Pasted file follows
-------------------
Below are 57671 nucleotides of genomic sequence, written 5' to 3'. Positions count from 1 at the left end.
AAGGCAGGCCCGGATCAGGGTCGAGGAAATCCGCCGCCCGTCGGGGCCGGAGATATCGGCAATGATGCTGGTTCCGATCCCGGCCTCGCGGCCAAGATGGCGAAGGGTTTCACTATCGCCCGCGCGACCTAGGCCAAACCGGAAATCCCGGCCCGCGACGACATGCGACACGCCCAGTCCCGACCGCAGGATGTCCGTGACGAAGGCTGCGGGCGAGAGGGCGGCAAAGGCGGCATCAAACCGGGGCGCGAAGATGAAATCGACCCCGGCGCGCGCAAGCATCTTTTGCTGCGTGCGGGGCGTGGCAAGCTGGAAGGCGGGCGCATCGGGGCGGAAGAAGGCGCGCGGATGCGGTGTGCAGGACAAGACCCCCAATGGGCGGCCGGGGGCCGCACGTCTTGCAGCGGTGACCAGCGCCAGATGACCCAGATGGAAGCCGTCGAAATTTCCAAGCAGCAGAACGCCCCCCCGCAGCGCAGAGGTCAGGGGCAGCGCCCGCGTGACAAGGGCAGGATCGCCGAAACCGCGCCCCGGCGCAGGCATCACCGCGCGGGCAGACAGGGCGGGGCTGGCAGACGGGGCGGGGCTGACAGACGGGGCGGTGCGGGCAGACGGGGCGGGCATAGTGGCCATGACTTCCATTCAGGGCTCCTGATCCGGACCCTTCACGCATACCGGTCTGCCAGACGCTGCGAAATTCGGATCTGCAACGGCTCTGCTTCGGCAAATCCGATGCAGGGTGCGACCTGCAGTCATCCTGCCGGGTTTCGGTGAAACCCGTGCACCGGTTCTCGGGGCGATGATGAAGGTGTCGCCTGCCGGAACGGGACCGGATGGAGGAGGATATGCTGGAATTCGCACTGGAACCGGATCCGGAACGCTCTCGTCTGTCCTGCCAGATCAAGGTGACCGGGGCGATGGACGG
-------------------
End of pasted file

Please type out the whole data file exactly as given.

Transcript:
Below are 57671 nucleotides of genomic sequence, written 5' to 3'. Positions count from 1 at the left end.
AAGGCAGGCCCGGATCAGGGTCGAGGAAATCCGCCGCCCGTCGGGGCCGGAGATATCGGCAATGATGCTGGTTCCGATCCCGGCCTCGCGGCCAAGATGGCGAAGGGTTTCACTATCGCCCGCGCGACCTAGGCCAAACCGGAAATCCCGGCCCGCGACGACATGCGACACGCCCAGTCCCGACCGCAGGATGTCCGTGACGAAGGCTGCGGGCGAGAGGGCGGCAAAGGCGGCATCAAACCGGGGCGCGAAGATGAAATCGACCCCGGCGCGCGCAAGCATCTTTTGCTGCGTGCGGGGCGTGGCAAGCTGGAAGGCGGGCGCATCGGGGCGGAAGAAGGCGCGCGGATGCGGTGTGCAGGACAAGACCCCCAATGGGCGGCCGGGGGCCGCACGTCTTGCAGCGGTGACCAGCGCCAGATGACCCAGATGGAAGCCGTCGAAATTTCCAAGCAGCAGAACGCCCCCCCGCAGCGCAGAGGTCAGGGGCAGCGCCCGCGTGACAAGGGCAGGATCGCCGAAACCGCGCCCCGGCGCAGGCATCACCGCGCGGGCAGACAGGGCGGGGCTGGCAGACGGGGCGGGGCTGACAGACGGGGCGGTGCGGGCAGACGGGGCGGGCATAGTGGCCATGACTTCCATTCAGGGCTCCTGATCCGGACCCTTCACGCATACCGGTCTGCCAGACGCTGCGAAATTCGGATCTGCAACGGCTCTGCTTCGGCAAATCCGATGCAGGGTGCGACCTGCAGTCATCCTGCCGGGTTTCGGTGAAACCCGTGCACCGGTTCTCGGGGCGATGATGAAGGTGTCGCCTGCCGGAACGGGACCGGATGGAGGAGGATATGCTGGAATTCGCACTGGAACCGGATCCGGAACGCTCTCGTCTGTCCTGCCAGATCAAGGTGACCGGGGCGATGGACGG